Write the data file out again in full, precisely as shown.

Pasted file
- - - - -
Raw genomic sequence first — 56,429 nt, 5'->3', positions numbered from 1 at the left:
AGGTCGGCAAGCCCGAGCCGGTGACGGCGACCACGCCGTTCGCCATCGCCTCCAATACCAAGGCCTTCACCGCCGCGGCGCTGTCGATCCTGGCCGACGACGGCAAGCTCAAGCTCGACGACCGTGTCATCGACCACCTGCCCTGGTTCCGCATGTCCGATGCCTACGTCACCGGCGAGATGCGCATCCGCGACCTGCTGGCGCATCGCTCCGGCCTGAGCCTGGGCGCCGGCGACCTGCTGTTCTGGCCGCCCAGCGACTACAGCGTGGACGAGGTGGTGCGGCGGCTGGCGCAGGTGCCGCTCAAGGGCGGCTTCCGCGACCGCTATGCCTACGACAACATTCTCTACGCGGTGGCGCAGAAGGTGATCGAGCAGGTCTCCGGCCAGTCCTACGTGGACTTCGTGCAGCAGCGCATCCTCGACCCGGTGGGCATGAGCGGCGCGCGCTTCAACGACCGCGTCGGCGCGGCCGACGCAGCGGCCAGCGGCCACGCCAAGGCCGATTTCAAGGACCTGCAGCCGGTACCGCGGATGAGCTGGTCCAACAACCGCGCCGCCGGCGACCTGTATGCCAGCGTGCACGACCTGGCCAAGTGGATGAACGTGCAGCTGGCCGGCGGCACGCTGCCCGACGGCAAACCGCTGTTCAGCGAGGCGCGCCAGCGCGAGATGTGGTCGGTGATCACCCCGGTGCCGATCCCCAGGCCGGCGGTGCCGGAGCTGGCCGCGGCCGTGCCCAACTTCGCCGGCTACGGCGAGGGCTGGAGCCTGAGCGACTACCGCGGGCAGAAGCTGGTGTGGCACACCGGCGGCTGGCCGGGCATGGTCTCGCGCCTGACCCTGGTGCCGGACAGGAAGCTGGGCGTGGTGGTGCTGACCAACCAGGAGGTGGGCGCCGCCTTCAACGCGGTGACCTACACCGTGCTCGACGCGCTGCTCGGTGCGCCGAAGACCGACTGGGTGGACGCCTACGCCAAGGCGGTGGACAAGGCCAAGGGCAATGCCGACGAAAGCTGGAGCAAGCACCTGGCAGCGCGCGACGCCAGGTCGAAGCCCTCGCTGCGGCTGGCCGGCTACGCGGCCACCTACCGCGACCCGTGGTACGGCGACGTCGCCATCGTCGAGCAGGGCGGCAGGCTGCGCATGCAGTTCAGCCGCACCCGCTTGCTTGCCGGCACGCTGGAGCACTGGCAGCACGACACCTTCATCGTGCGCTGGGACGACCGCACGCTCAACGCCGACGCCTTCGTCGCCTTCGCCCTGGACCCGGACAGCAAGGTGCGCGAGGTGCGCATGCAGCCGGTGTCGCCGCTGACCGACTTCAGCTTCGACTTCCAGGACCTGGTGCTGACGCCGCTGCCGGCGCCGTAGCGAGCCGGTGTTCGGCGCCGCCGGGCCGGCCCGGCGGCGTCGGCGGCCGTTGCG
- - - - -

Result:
Raw genomic sequence first — 56,429 nt, 5'->3', positions numbered from 1 at the left:
AGGTCGGCAAGCCCGAGCCGGTGACGGCGACCACGCCGTTCGCCATCGCCTCCAATACCAAGGCCTTCACCGCCGCGGCGCTGTCGATCCTGGCCGACGACGGCAAGCTCAAGCTCGACGACCGTGTCATCGACCACCTGCCCTGGTTCCGCATGTCCGATGCCTACGTCACCGGCGAGATGCGCATCCGCGACCTGCTGGCGCATCGCTCCGGCCTGAGCCTGGGCGCCGGCGACCTGCTGTTCTGGCCGCCCAGCGACTACAGCGTGGACGAGGTGGTGCGGCGGCTGGCGCAGGTGCCGCTCAAGGGCGGCTTCCGCGACCGCTATGCCTACGACAACATTCTCTACGCGGTGGCGCAGAAGGTGATCGAGCAGGTCTCCGGCCAGTCCTACGTGGACTTCGTGCAGCAGCGCATCCTCGACCCGGTGGGCATGAGCGGCGCGCGCTTCAACGACCGCGTCGGCGCGGCCGACGCAGCGGCCAGCGGCCACGCCAAGGCCGATTTCAAGGACCTGCAGCCGGTACCGCGGATGAGCTGGTCCAACAACCGCGCCGCCGGCGACCTGTATGCCAGCGTGCACGACCTGGCCAAGTGGATGAACGTGCAGCTGGCCGGCGGCACGCTGCCCGACGGCAAACCGCTGTTCAGCGAGGCGCGCCAGCGCGAGATGTGGTCGGTGATCACCCCGGTGCCGATCCCCAGGCCGGCGGTGCCGGAGCTGGCCGCGGCCGTGCCCAACTTCGCCGGCTACGGCGAGGGCTGGAGCCTGAGCGACTACCGCGGGCAGAAGCTGGTGTGGCACACCGGCGGCTGGCCGGGCATGGTCTCGCGCCTGACCCTGGTGCCGGACAGGAAGCTGGGCGTGGTGGTGCTGACCAACCAGGAGGTGGGCGCCGCCTTCAACGCGGTGACCTACACCGTGCTCGACGCGCTGCTCGGTGCGCCGAAGACCGACTGGGTGGACGCCTACGCCAAGGCGGTGGACAAGGCCAAGGGCAATGCCGACGAAAGCTGGAGCAAGCACCTGGCAGCGCGCGACGCCAGGTCGAAGCCCTCGCTGCGGCTGGCCGGCTACGCGGCCACCTACCGCGACCCGTGGTACGGCGACGTCGCCATCGTCGAGCAGGGCGGCAGGCTGCGCATGCAGTTCAGCCGCACCCGCTTGCTTGCCGGCACGCTGGAGCACTGGCAGCACGACACCTTCATCGTGCGCTGGGACGACCGCACGCTCAACGCCGACGCCTTCGTCGCCTTCGCCCTGGACCCGGACAGCAAGGTGCGCGAGGTGCGCATGCAGCCGGTGTCGCCGCTGACCGACTTCAGCTTCGACTTCCAGGACCTGGTGCTGACGCCGCTGCCGGCGCCGTAGCGAGCCGGTGTTCGGCGCCGCCGGGCCGGCCCGGCGGCGTCGGCGGCCGTTGCG